So, here I am, real-life professor having endured real-life grad school, and I decide to watch “Alias” on Netflix. Because 2001 seems like it must have been awesome. And so I learn that the main character is attending grad school.
“Grad school” is a cavernous, wondrous library with an old guy chattering up at the front.
Sydney attends “grad school” with a little notebook and two other students who listen as the old guy rambles about… I’m not even sure what she’s studying. Books. I’ll make a guess. She’s studying books at grad school.
And she is a spy. She has time to be a spy, by the way.
While studying books.
That is how I remember it: whilst I was an international spy, I learned about books and subsequently became a professor. A spy-professor. Obviously.
Graduate school was not a high-pressure, neurotic universe of overachieving in arcane knowledge that would see me enter a precarious job market. No: graduate school was sprinting through underground laboratories with sarcastic quips firing from my lips as I shot at enemies with my semi-automatic watch-machette-shotgun.
And, if I may add other movies and TV shows to my resources for understanding, I believe that what grad school has done is arm me to make wild symbolic connections to uncover nefarious plots, unveil treasures forgotten by history, and also time-travel. Yes. I time-traveled.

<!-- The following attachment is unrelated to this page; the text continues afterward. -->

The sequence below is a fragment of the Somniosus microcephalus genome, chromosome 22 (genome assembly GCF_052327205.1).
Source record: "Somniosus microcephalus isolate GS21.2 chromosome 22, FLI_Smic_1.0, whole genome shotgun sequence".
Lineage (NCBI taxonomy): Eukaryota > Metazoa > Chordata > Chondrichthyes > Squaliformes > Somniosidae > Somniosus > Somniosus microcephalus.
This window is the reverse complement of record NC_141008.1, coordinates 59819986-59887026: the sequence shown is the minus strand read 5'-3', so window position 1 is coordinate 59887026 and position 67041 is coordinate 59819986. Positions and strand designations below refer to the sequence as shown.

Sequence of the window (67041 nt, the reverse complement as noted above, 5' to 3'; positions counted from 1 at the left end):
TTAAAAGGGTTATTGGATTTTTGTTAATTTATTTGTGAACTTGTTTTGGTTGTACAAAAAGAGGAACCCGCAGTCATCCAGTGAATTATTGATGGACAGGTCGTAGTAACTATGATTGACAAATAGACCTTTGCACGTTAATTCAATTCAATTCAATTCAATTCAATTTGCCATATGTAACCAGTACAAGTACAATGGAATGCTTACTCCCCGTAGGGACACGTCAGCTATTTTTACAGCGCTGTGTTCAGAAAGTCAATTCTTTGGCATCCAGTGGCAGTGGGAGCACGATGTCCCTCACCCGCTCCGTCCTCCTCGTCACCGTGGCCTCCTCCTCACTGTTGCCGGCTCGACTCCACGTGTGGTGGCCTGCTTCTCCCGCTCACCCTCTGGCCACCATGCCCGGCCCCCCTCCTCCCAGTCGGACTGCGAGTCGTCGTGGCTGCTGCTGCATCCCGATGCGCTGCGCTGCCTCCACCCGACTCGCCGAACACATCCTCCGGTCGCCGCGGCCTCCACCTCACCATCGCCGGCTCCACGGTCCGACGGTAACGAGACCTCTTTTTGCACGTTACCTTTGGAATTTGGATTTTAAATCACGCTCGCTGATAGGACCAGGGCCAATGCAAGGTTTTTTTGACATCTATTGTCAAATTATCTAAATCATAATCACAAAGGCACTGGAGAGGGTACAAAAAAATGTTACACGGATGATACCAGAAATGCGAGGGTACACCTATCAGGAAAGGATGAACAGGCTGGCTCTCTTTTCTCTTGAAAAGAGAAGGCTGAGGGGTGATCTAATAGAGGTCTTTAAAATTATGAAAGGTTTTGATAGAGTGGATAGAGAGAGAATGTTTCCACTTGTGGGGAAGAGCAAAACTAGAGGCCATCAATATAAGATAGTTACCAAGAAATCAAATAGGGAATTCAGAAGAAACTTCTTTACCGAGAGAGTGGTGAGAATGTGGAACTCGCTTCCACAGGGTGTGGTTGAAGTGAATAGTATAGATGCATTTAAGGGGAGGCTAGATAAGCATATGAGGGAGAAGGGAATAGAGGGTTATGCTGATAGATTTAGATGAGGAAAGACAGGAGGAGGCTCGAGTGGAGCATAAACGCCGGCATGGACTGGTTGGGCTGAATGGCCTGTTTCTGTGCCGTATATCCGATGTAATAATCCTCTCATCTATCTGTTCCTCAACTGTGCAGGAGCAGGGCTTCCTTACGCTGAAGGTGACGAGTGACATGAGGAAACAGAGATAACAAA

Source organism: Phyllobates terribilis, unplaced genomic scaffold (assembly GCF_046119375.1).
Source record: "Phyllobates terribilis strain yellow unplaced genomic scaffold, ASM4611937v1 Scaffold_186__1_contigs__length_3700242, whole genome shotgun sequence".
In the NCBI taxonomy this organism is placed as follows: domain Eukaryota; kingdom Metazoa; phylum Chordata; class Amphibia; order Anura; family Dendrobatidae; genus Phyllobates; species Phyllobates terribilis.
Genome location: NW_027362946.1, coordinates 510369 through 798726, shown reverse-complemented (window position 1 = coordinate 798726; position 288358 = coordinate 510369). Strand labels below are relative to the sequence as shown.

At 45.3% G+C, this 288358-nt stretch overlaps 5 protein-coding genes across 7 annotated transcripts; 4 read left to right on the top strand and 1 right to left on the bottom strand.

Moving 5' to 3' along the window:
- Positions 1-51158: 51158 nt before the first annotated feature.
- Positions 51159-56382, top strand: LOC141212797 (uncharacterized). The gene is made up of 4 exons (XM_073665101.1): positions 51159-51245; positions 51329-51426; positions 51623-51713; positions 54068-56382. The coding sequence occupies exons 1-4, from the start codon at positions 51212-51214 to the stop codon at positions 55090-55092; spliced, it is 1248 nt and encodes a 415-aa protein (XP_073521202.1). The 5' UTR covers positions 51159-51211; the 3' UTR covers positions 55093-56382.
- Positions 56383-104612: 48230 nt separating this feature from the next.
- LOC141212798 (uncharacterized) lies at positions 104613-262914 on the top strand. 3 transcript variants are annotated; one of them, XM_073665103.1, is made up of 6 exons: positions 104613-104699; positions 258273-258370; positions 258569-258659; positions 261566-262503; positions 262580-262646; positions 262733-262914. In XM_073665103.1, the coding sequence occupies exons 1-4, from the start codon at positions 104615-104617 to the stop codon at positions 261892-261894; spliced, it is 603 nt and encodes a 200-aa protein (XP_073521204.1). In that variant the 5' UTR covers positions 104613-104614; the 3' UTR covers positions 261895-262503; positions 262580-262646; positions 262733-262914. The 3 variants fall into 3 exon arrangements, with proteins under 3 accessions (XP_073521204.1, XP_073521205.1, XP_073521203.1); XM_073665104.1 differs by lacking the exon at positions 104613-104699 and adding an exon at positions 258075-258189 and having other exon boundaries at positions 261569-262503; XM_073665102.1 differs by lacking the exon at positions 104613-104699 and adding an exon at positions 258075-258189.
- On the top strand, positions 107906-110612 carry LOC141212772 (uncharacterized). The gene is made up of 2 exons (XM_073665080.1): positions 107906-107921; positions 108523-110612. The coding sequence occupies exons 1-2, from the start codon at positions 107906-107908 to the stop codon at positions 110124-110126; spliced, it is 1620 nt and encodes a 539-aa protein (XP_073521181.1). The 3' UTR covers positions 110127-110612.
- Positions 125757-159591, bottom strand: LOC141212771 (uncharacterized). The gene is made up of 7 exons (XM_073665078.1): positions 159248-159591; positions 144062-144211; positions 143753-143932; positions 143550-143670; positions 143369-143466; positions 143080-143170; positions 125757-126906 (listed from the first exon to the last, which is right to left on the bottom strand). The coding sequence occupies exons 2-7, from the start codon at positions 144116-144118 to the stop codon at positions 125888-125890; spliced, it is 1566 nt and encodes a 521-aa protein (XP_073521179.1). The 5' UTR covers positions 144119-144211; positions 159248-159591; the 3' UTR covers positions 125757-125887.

I read a few French articles, too.
And I acquired the most amazing fashion sense while accomplishing said amazements.
Because all spies are beautiful. And all graduate students are…
I studied books, friend. That takes some serious brains and well-chosen clothing that accentuates my natural joie de vivre.
That was French again. Just so you know. And I know Latin. They’re, like, the same. Almost. Except not. But similar.
My detailed knowledge of living and long-dead Western languages helped me considerably when I dismantled various Asiatic-Russian secret alliances. (The Cold War lives forever! So does Byzantium! Why not?!)
It’s not that grad school crippled my ability to make any conclusion without vociferous fact-checking and reflection. It’s that I punched the facts in the face. After reading my books. Because I studied books in a gorgeous library. At college. Where I learned advanced books.
Or was it fact-punching?
I am not sure there is a difference. I stopped listening to the old guy yammering in front of the large stone fireplace in the amazing library with the rare books (which I studied, advanced-studied). I am too busy successfully saving the world with my learning.
That I got at grad school.